City Wildlife
Featured Article
Animal Services - Squirrels

HOW TO PROTECT YOUR HOME

Squirrels love to build nests in attics. They gain access through vents and rotting shingles. Entrance holes can be difficult to detect as they can be as small as a golf ball. They can cause extensive damage to insulation and wiring, also creating a fire hazard. Bathroom, dryer, and stove vents can also provide access points for squirrels to enter the home. To prevent access, vents should be screened, eves should be cleaned, and the roof should be inspected for damage regularly.


REMOVE FOOD ATTRACTIONS

Squirrels will hang around bird feeders looking for seeds that have fallen to the ground and may sometimes climb right into the feeder and chase the birds away! A metal cone can be attached to the pole to prevent this. Place the bird feeder well away from overhanging branches. To prevent squirrels from gnawing on the bark of trees or destroying the fruit, sheet metal can be wrapped around the base of the tree. Flowering bulbs can be saved from squirrels by placing small gauge mesh wire over the flower bed until the shoots sprout. People who feed squirrels intentionally will quickly learn that these intelligent creatures will be back for more and may become very destructive.

 

SQUIRREL EVICTION

Always keep in mind the time of year when attempting to remove squirrels. If there are young babies in the nest, there may be a risk of separating them from the mother or locking the entire family inside. Attempts at eviction can be made once the babies are fully mobile and can be seen foraging for food. Battery-operated lights and radios are useful in encouraging squirrels to move out of their nests. Never use electrical devices as these may cause a fire hazard! Keep up the noise and light annoyance for several days. When you are certain that all animals have left, clean the nest debris away and repair any damage. Entrance holes can be sealed with galvanized steel mesh. Chicken wire is not recommended as it can stretch and be easily manipulated. Over the next few days, monitor for noises of a squirrel that has been locked in. Watch to see if you notice a mother squirrel anxiously flitting around the sealed hole, vocalizing and chewing. This may indicate babies locked inside. If you notice any of these signs, open the hole immediately and try again once the animals have all left.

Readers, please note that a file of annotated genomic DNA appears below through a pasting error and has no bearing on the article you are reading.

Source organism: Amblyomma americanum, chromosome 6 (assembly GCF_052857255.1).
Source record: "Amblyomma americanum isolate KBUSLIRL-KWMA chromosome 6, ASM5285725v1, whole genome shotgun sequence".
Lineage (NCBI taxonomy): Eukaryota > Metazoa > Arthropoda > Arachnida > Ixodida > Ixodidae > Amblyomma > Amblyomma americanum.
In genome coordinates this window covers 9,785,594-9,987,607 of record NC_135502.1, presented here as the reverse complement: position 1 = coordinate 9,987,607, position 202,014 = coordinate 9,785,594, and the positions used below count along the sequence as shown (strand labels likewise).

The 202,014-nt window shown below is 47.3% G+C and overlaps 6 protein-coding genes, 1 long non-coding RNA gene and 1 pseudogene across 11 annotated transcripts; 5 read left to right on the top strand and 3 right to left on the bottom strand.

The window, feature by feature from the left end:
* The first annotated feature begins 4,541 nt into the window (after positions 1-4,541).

A SQUIRREL IN THE CHIMNEY
Sometimes squirrels fall down chimneys and cannot climb back out. You may hear scratching or growling noises during the day. If they are not removed they will eventually die. Squirrels can be released from the chimney by opening the damper to allow it to access the fireplace. Then, open the closest door or window to allow the squirrel to escape. You may also try lowering a rough rope from the top of the chimney to allow the squirrel to climb out. Never try to pick up a squirrel----they bite! Never light a fire to smoke a squirrel out. This will kill the animal because they cannot escape and dangerous fumes may seep into your home if there is debris blocking the chimney. Once the squirrel has escaped, cap the chimney with a properly fitted mesh screen.

LIVE TRAPPING
We do not advocate trapping as an effective method of wildlife removal. Trapped animals can suffer severe self-injury in their attempts to escape. Trapping causes much stress to animals. Re-location of trapped squirrels may cause separation of the mother from her young. Furthermore, trapping can facilitate the spread of disease from one area to another. In accordance with Ministry of Natural Resources guidelines, trapped animals must be released within close proximity to their capture point. The animal usually returns to the nest which means the problem does not get solved. Passive methods of wildlife removal are much more effective and humane.






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